Sathya Saran | July 03
The book delineates the “major political, social and cultural landscapes that inform the cinema of Adoor.” This I believe is quite necessary in a country in which, increasingly, divisions between states, regions and cultural and religious beliefs are getting deeper as people draw tight the strings of their identities to exclude others…
… It traces the development and growth of the maker’s artistic and creative genius that would place him among the cinematic greats of the world… Perhaps it will encourage the re-release of Adoor Gopalakrishnan’s films with subtitles, so a wider audience can view and appreciate them. In Adoor’s films lie a window to a greater understanding of the Indian psyche, which, thanks to this book, might be opened wider.
Premchand | July 18
The arthouse films could never serve as a real parallel. It had to yield to the power play of state-run machineries, the way mainstream films were, and still are, to private production houses…
… Post-1991, the threat of advertisement ban has made criticism near impossible—ads being a major source of revenue. Capital is becoming more arrogant and intolerant towards criticism in any form.
Aparajita Sinha | July 12
Quite a few children made their debut in my father’s films… Dilip Kumar said that he learnt to act from working with my father and that it was the only “school” that he knew… Shyam Benegal once said that he had noticed that the camera in my father’s films was very carefully placed so as to always be on the same level as the actor. It was never used to strip a character of their essential humanity. No clever top shots to make characters look like ants struggling against a hostile environment… “Do you know wherein lies Bimal da’s greatness?” Jagdeep said to us. “He loved the common people. It was for them that he made his films.”
Amborish Roychoudhury | July 20
A shy boy who found it incredibly difficult to talk to people, went up on stage with dozens of heads staring at him, judging him. But there were bright lights on him and he couldn’t see anything. Till he could only see the abyss. He stared at the black void in front of him and started speaking. That one night was to transform that boy completely.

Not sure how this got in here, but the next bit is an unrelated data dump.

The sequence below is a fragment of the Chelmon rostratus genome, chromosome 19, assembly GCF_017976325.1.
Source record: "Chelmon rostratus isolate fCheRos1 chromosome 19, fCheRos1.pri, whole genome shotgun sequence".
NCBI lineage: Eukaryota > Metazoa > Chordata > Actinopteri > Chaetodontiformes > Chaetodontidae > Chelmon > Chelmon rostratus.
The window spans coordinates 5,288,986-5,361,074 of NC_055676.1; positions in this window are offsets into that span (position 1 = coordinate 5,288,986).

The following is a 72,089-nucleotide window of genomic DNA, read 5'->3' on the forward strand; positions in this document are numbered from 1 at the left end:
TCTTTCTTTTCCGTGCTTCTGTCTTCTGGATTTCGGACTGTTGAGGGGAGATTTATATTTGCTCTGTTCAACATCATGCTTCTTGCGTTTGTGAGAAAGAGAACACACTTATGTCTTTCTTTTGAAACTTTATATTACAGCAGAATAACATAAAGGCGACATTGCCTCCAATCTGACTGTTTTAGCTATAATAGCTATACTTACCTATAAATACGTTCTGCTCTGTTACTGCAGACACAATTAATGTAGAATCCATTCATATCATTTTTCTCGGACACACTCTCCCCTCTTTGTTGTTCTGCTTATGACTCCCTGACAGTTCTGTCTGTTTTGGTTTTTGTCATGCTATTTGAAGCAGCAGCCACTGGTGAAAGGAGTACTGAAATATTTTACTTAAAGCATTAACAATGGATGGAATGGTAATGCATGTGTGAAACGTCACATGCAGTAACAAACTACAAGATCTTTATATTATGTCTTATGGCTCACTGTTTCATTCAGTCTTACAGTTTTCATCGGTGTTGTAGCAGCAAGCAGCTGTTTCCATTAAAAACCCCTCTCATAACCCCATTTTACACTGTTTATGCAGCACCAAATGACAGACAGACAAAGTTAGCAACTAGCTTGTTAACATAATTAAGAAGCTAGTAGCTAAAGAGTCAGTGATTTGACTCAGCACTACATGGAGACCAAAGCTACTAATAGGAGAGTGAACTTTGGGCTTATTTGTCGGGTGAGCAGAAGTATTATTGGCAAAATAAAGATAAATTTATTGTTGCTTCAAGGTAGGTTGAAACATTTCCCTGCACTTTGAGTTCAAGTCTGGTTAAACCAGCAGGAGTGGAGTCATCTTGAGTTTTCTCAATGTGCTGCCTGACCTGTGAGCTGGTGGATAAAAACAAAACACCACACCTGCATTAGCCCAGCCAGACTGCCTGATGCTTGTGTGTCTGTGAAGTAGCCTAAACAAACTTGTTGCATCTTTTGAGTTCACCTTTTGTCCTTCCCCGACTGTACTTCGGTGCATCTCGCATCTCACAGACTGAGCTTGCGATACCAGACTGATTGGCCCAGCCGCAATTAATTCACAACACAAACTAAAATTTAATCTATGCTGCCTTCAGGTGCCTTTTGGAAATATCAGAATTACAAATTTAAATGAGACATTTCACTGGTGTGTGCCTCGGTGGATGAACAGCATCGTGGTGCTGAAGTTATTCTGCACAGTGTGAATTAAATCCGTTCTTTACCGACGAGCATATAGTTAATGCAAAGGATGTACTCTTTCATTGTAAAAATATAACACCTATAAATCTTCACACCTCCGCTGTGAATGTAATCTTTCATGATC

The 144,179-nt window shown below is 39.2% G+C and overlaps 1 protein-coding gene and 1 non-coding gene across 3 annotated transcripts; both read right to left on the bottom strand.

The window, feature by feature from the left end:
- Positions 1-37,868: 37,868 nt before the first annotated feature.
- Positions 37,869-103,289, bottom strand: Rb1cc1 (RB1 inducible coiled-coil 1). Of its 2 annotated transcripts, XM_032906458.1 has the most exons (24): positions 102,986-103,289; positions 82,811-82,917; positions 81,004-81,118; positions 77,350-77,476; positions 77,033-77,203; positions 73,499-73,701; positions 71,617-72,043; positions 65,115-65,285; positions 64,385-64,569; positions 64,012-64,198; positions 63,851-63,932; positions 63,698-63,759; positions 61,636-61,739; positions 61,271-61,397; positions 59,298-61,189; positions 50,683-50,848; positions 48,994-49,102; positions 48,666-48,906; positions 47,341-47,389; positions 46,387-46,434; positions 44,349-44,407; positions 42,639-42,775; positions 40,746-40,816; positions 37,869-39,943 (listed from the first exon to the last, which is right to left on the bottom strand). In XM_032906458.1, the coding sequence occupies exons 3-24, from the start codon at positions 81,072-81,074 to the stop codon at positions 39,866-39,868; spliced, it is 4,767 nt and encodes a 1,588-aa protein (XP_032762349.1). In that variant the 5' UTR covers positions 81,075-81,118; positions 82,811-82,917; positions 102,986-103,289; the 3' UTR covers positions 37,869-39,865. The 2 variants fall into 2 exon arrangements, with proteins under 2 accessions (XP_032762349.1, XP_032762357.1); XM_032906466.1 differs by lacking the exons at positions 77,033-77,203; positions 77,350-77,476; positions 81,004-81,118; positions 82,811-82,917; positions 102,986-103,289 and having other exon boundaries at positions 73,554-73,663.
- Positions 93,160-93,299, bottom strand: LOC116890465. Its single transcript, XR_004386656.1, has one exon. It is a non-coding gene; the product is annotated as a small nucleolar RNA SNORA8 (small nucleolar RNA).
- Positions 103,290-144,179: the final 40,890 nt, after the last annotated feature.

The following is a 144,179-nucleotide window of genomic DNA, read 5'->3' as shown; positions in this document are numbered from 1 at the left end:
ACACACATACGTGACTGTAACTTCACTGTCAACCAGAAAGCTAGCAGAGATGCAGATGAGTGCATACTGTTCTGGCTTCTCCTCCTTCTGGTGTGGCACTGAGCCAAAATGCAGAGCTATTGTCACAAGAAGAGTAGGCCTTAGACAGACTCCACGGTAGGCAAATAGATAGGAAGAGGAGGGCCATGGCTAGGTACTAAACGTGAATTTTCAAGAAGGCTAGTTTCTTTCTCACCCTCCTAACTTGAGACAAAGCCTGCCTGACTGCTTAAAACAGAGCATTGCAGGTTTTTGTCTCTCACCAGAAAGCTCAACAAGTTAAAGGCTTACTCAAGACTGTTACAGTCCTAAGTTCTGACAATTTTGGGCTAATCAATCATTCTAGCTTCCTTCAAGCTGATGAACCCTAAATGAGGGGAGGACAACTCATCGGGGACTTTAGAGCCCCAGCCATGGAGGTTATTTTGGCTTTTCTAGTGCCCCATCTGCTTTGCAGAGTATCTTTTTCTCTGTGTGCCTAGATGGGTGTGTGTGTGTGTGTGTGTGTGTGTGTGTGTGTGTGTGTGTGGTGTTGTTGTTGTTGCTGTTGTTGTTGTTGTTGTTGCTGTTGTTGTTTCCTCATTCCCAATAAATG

Joy Bimal Roy | July 23
I personally witnessed the magic of those bent fingers when we sat together for the sound design of my film… Shajith’s story is inspirational particularly for handicapped people. His life proves that one’s strength of mind and determination can make the impossible possible.
|Aditi Rao Hydari | actress-singer-dancer|
|Kavithalaya Krishnan | film & TV actor|
|MS Sathyu | film director, stage designer and art director|
|Vijay Subramaniam | director & content head, Amazon Prime Video|
Parthajit Baruah’s documentary Chiaroscuro is now available online.
Rahul Desai, et al discuss Rockstar with the maker of the film, Imtiaz Ali.
REVIEW: 'Breathe: Into the Shadows.'
Rahul Desai reviews the film 'Breathe: Into the Shadows.'
REVIEW: the window, in Ray's cinema
Amitava Nag talks about the window in the cinema of Ray.
INTERVIEW: Fahad Faasil
Baradwaj Rangan et al in conversation with Fahad Faasil.
ASK BR: K. Balachander
Baradwaj Rangan replies to fans on filmmaker K. Balachander.
FILM COMPANION: Fahadh Faasil
Fahadh talks about his performance style, landmark films, and favourite performances.
FIPRESCI-India: Malayalam cinema
Madhu Eravankara, Premchand, et al speak on 'New Malayalam Cinema Appeal Challenges and Prospects.'
FIPRESCI-India: NE cinema
Manoj Barpujari et al speak on 'Cinemas of Northeast India A Resurgence.'
New York Indian Film Festival (NYIFF)
The 2020 edition of NYIFF, conducted in association with the site Movie Saints, is an online one, and runs Jul 24 – Aug 02 | https://nyiff.moviesaints.com/bundle/nyiff2020
Festival director: Aseem Chhabra